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Working Paper

Policy Research WP 7628

Global Migration Revisited: Short-term Pains, Long-term Gains, and the Potential of South-South Migration

Published on 4 April 2016

This paper re-examines the development implications of international migration focusing on two issues: how the costs and benefits of migration change over time, and the significance of South-South migration for development.

First, the analysis finds that although greater migration could push down the wages of native workers of advanced countries in the short run, these wages eventually recover. This pattern would be mostly caused by the beneficial effect of additional labour on the real returns on capital and fostering faster capital formation. Additional South-North migration could favour capital income recipients and reduces labour income in host regions in the short run. In contrast, in sending countries, capital owners could experience lower incomes while wages rise. Globally, the welfare gains of new migrants could be expected to exceed the losses of old migrants by a wide margin. The remaining natives in sending countries could enjoy a net increase in remittances as well as an increase in labour income, although income from capital might decline.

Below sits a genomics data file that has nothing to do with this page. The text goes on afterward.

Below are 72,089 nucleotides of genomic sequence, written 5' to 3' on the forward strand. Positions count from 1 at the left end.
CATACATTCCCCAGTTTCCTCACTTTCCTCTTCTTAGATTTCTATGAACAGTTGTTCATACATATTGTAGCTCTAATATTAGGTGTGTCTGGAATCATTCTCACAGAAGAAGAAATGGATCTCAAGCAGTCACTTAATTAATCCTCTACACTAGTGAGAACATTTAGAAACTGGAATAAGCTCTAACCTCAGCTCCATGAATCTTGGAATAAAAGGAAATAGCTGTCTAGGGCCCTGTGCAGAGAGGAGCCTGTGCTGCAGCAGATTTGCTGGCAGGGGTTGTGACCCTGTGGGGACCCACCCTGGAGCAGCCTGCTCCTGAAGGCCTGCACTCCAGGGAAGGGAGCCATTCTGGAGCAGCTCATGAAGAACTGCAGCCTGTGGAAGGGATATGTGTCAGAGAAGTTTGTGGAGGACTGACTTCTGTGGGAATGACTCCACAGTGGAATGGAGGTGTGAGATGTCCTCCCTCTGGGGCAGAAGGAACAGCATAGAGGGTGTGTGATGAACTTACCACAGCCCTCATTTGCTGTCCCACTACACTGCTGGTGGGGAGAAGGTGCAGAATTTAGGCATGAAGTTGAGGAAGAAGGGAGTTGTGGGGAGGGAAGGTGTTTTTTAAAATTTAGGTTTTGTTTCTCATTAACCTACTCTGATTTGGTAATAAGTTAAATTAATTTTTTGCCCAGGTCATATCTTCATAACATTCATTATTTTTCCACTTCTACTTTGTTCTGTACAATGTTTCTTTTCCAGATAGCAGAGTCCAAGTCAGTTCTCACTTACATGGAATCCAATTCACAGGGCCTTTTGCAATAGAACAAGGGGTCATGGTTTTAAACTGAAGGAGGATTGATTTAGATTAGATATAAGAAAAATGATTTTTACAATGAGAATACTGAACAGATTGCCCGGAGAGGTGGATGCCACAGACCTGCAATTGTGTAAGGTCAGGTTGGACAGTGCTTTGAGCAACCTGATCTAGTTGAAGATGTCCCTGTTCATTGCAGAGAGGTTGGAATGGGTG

Second, in a hypothetical scenario with lower South-South migration, the implied losses of remittance income could lead to substantially lower welfare in developing countries. Although the wage differentials among developing countries tend to be smaller relative to their wage differentials with high-income countries, South-South migrants make substantial contributions to remittances.

Authors

Image of Dirk Willenbockel

Dirk Willenbockel

Research Fellow

Publication details

published by
The World Bank
authors
Ahmed, S.A., Go. D.S. and Willenbockel, D.

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